IMPORTANT SAFETY INFORMATION
TRIPTODUR is contraindicated in:
- Individuals with a known hypersensitivity to triptorelin or any other component of the product, or other GnRH agonists or GnRH.
- Women who are or may become pregnant. Expected hormonal changes that occur with TRIPTODUR treatment increase the risk for pregnancy loss and fetal harm when administered to a pregnant woman. If this drug is used during pregnancy, or if the patient becomes pregnant while taking this drug, the patient should be apprised of the potential hazard to the fetus.
Warnings and Precautions
Initial Rise of Gonadotropins and Sex Steroid Levels – During the early phase of therapy, gonadotrophins and sex steroids rise above baseline because of the initial stimulatory effect of the drug. Therefore, a transient increase in clinical signs and symptoms of puberty, including vaginal bleeding, may be observed during the first weeks of therapy.
Psychiatric Events – Psychiatric events have been reported in patients taking GnRH agonists. Post-marketing reports with this class of drugs include symptoms of emotional lability, such as crying, irritability, impatience, anger, and aggression. Monitor for development or worsening of psychiatric symptoms during treatment with TRIPTODUR.
Convulsions – Post-marketing reports of convulsions have been observed in patients receiving GnRH agonists, including triptorelin. These included patients with a history of seizures, epilepsy, cerebrovascular disorders, central nervous system anomalies or tumors, and patients on concomitant medications that have been associated with convulsions such as bupropion and SSRIs. Convulsions have also been reported in patients in the absence of any of the conditions mentioned above.
The most common adverse reactions are injection site pain, menstrual disorder and vaginal bleeding.
For additional safety information, consult the TRIPTODUR full Prescribing Information http://arborpharma.com/docs/TriptodurFullProductInformation.pdf
About Arbor Pharmaceuticals LLC
Arbor Pharmaceuticals, headquartered in Atlanta, Georgia, is a specialty pharmaceutical company currently focused on the cardiovascular, neurology, hospital and pediatric markets as well as generics through its Wilshire division. The company has approximately 750 employees, with over 625 sales professionals that promote its products to hospitals and physicians. In addition to its extensive pipeline, the company continues to actively pursue growth through acquisition or licensing of marketed or late-stage development products. Arbor currently markets twenty-two approved NDA and ANDA products, and, along with Wilshire, has over forty products in development. For more information regarding Arbor Pharmaceuticals or any of its products, visit www.arborpharma.com or send email inquiries to firstname.lastname@example.org.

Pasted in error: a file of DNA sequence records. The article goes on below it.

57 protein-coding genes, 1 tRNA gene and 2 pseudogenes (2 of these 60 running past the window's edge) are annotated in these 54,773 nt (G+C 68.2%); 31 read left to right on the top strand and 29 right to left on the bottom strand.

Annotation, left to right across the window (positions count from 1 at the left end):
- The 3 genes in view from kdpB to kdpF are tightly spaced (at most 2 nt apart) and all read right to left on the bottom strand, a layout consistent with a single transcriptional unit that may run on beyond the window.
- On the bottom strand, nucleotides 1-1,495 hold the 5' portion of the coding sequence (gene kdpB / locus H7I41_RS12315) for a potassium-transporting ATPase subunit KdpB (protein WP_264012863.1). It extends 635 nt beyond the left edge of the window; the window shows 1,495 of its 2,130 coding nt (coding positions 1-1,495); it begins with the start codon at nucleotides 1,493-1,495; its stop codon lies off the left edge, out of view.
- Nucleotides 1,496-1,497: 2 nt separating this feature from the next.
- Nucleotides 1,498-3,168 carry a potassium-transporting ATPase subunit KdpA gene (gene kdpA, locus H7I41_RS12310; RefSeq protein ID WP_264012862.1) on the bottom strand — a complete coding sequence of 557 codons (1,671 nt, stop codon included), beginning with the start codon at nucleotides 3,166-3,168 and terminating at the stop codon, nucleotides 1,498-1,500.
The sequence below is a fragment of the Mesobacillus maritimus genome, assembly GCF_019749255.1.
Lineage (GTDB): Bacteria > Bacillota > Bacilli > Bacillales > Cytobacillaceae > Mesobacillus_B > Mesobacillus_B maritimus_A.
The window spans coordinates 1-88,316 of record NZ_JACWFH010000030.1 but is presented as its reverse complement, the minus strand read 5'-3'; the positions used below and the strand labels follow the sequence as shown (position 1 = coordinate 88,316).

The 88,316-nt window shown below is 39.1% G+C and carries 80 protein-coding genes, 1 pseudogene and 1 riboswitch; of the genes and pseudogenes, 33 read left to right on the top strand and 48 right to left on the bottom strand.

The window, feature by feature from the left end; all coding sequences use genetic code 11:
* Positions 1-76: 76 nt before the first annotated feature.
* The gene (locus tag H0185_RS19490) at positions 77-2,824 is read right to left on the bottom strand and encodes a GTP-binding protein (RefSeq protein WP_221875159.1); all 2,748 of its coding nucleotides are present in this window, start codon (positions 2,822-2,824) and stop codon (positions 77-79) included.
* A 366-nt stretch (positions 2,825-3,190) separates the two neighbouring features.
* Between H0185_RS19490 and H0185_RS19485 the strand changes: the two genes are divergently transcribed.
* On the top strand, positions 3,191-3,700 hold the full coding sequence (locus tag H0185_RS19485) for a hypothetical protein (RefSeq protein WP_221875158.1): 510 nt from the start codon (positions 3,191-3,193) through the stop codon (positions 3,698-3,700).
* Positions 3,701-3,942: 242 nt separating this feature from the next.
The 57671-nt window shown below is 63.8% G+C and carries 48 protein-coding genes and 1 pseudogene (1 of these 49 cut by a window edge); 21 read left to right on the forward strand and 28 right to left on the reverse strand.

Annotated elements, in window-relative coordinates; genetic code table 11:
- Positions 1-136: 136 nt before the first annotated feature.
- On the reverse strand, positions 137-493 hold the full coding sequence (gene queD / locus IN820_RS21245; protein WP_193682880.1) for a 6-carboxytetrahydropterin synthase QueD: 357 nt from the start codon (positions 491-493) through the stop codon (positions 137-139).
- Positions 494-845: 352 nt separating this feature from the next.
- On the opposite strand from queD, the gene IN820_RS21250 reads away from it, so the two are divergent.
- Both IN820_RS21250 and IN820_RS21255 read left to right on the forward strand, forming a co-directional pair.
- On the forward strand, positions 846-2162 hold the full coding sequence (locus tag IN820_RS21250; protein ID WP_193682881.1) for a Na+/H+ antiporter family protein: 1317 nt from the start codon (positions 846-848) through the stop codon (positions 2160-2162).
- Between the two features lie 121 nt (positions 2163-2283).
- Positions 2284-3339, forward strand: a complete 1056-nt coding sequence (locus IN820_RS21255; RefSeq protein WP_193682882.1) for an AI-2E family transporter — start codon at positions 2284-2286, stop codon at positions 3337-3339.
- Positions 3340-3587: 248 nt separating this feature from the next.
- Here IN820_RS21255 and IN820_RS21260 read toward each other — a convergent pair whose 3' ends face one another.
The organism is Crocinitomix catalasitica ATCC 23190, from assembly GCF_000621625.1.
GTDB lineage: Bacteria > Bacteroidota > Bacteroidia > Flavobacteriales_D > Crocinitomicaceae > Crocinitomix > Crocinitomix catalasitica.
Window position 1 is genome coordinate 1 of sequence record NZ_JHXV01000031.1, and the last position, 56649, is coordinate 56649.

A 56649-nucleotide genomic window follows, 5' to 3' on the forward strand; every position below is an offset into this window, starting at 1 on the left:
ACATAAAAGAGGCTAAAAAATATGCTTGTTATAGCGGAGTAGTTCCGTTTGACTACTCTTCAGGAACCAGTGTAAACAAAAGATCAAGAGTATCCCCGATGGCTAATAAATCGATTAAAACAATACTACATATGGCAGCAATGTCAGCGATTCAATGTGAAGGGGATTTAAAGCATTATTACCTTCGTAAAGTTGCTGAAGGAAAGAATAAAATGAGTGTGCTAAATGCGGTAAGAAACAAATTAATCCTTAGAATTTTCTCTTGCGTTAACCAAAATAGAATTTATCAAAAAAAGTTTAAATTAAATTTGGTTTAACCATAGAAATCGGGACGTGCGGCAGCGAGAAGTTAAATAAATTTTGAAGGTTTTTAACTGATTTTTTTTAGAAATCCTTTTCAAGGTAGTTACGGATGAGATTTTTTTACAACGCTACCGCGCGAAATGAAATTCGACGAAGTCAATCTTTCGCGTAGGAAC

About Debiopharm International SA
Part of Debiopharm Group™ – a Swiss-headquartered global biopharmaceutical group including five companies active in the life science areas of drug development, GMP manufacturing of proprietary drugs, diagnostic tools and investment management – Debiopharm International SA is focused on the development of prescription drugs that target unmet medical needs. The company in-licenses and develops promising drug candidates. The products are commercialized by pharmaceutical out-licensing partners to give access to the largest number of patients worldwide.
For more information, please visit www.debiopharm.com.
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1Klein K, et al. Efficacy and safety of triptorelin 6-month formulation in patients with central precocious puberty. J Pediatr Endocrinol Metab. 2016;29(11):1241-1248.
2Muir A. Precocious puberty. Pediatr Rev. 2006;27:373-381.
3Carel JC, Léger J. Clinical practice. Precocious puberty. N Engl J Med. 2008;358(22):2366-2377.
4Antoniazzi F, Zamboni G. Central precocious puberty: current treatment options. Paediatr Drugs. 2004;6:211-231.
5Partsch CJ, Sippell WG. Treatment of central precocious puberty. Best Pract Res Clin Endocrinol Metab.2002;16:165-189.